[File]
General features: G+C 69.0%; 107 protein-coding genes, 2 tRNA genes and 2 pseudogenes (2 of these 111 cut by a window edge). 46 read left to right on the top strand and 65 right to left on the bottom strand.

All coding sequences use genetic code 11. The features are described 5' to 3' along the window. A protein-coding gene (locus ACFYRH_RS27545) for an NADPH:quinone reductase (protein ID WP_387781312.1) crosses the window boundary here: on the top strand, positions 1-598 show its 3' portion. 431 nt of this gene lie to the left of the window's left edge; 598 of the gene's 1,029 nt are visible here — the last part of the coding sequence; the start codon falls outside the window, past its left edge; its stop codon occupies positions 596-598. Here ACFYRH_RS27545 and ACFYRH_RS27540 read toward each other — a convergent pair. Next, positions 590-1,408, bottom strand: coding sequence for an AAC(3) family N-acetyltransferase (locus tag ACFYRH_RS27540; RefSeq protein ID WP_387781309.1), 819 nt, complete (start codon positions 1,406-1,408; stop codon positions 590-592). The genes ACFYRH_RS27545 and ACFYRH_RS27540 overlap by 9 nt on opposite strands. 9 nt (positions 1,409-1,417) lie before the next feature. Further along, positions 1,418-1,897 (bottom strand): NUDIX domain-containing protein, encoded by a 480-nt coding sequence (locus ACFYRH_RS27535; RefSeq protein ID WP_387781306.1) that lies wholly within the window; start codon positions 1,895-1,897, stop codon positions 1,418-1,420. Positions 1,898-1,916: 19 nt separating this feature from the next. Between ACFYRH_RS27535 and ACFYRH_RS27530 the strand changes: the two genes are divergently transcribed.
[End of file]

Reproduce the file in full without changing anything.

General features: G+C 69.0%; 107 protein-coding genes, 2 tRNA genes and 2 pseudogenes (2 of these 111 cut by a window edge). 46 read left to right on the top strand and 65 right to left on the bottom strand.

All coding sequences use genetic code 11. The features are described 5' to 3' along the window. A protein-coding gene (locus ACFYRH_RS27545) for an NADPH:quinone reductase (protein ID WP_387781312.1) crosses the window boundary here: on the top strand, positions 1-598 show its 3' portion. 431 nt of this gene lie to the left of the window's left edge; 598 of the gene's 1,029 nt are visible here — the last part of the coding sequence; the start codon falls outside the window, past its left edge; its stop codon occupies positions 596-598. Here ACFYRH_RS27545 and ACFYRH_RS27540 read toward each other — a convergent pair. Next, positions 590-1,408, bottom strand: coding sequence for an AAC(3) family N-acetyltransferase (locus tag ACFYRH_RS27540; RefSeq protein ID WP_387781309.1), 819 nt, complete (start codon positions 1,406-1,408; stop codon positions 590-592). The genes ACFYRH_RS27545 and ACFYRH_RS27540 overlap by 9 nt on opposite strands. 9 nt (positions 1,409-1,417) lie before the next feature. Further along, positions 1,418-1,897 (bottom strand): NUDIX domain-containing protein, encoded by a 480-nt coding sequence (locus ACFYRH_RS27535; RefSeq protein ID WP_387781306.1) that lies wholly within the window; start codon positions 1,895-1,897, stop codon positions 1,418-1,420. Positions 1,898-1,916: 19 nt separating this feature from the next. Between ACFYRH_RS27535 and ACFYRH_RS27530 the strand changes: the two genes are divergently transcribed.